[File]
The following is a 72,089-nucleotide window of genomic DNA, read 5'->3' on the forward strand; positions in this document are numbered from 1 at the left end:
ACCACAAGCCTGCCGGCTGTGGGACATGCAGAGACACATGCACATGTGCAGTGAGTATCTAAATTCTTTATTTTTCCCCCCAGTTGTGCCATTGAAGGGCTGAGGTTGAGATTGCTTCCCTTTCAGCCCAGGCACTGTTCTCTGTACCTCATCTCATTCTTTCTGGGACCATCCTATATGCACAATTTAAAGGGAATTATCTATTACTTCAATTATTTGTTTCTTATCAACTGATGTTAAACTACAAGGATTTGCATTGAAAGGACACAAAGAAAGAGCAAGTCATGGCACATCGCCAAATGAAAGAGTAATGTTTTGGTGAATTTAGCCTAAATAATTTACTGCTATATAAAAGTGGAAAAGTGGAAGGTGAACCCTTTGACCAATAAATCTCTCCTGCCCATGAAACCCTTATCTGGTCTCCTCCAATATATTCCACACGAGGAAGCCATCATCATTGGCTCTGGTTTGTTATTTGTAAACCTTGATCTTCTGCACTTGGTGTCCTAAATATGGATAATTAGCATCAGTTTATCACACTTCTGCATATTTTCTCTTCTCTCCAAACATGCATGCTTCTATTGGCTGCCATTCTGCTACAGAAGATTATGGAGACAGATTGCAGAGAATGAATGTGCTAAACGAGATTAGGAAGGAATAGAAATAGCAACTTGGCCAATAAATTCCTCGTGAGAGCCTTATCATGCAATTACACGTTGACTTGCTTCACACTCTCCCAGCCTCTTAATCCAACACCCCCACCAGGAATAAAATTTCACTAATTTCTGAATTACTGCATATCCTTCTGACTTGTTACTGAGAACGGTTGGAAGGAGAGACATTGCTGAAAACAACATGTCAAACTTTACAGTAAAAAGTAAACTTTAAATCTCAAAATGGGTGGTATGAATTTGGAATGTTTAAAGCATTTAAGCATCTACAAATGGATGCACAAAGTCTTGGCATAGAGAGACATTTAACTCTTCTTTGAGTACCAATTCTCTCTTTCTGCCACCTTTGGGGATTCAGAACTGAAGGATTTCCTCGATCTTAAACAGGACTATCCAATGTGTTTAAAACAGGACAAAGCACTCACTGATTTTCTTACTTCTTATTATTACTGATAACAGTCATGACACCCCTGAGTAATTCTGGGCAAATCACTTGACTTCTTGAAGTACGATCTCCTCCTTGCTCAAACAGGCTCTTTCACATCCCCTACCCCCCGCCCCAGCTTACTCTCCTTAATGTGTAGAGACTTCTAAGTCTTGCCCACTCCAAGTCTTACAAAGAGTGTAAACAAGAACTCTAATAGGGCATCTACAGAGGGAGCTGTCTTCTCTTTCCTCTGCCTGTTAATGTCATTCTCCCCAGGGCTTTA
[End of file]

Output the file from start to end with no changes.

The following is a 72,089-nucleotide window of genomic DNA, read 5'->3' on the forward strand; positions in this document are numbered from 1 at the left end:
ACCACAAGCCTGCCGGCTGTGGGACATGCAGAGACACATGCACATGTGCAGTGAGTATCTAAATTCTTTATTTTTCCCCCCAGTTGTGCCATTGAAGGGCTGAGGTTGAGATTGCTTCCCTTTCAGCCCAGGCACTGTTCTCTGTACCTCATCTCATTCTTTCTGGGACCATCCTATATGCACAATTTAAAGGGAATTATCTATTACTTCAATTATTTGTTTCTTATCAACTGATGTTAAACTACAAGGATTTGCATTGAAAGGACACAAAGAAAGAGCAAGTCATGGCACATCGCCAAATGAAAGAGTAATGTTTTGGTGAATTTAGCCTAAATAATTTACTGCTATATAAAAGTGGAAAAGTGGAAGGTGAACCCTTTGACCAATAAATCTCTCCTGCCCATGAAACCCTTATCTGGTCTCCTCCAATATATTCCACACGAGGAAGCCATCATCATTGGCTCTGGTTTGTTATTTGTAAACCTTGATCTTCTGCACTTGGTGTCCTAAATATGGATAATTAGCATCAGTTTATCACACTTCTGCATATTTTCTCTTCTCTCCAAACATGCATGCTTCTATTGGCTGCCATTCTGCTACAGAAGATTATGGAGACAGATTGCAGAGAATGAATGTGCTAAACGAGATTAGGAAGGAATAGAAATAGCAACTTGGCCAATAAATTCCTCGTGAGAGCCTTATCATGCAATTACACGTTGACTTGCTTCACACTCTCCCAGCCTCTTAATCCAACACCCCCACCAGGAATAAAATTTCACTAATTTCTGAATTACTGCATATCCTTCTGACTTGTTACTGAGAACGGTTGGAAGGAGAGACATTGCTGAAAACAACATGTCAAACTTTACAGTAAAAAGTAAACTTTAAATCTCAAAATGGGTGGTATGAATTTGGAATGTTTAAAGCATTTAAGCATCTACAAATGGATGCACAAAGTCTTGGCATAGAGAGACATTTAACTCTTCTTTGAGTACCAATTCTCTCTTTCTGCCACCTTTGGGGATTCAGAACTGAAGGATTTCCTCGATCTTAAACAGGACTATCCAATGTGTTTAAAACAGGACAAAGCACTCACTGATTTTCTTACTTCTTATTATTACTGATAACAGTCATGACACCCCTGAGTAATTCTGGGCAAATCACTTGACTTCTTGAAGTACGATCTCCTCCTTGCTCAAACAGGCTCTTTCACATCCCCTACCCCCCGCCCCAGCTTACTCTCCTTAATGTGTAGAGACTTCTAAGTCTTGCCCACTCCAAGTCTTACAAAGAGTGTAAACAAGAACTCTAATAGGGCATCTACAGAGGGAGCTGTCTTCTCTTTCCTCTGCCTGTTAATGTCATTCTCCCCAGGGCTTTA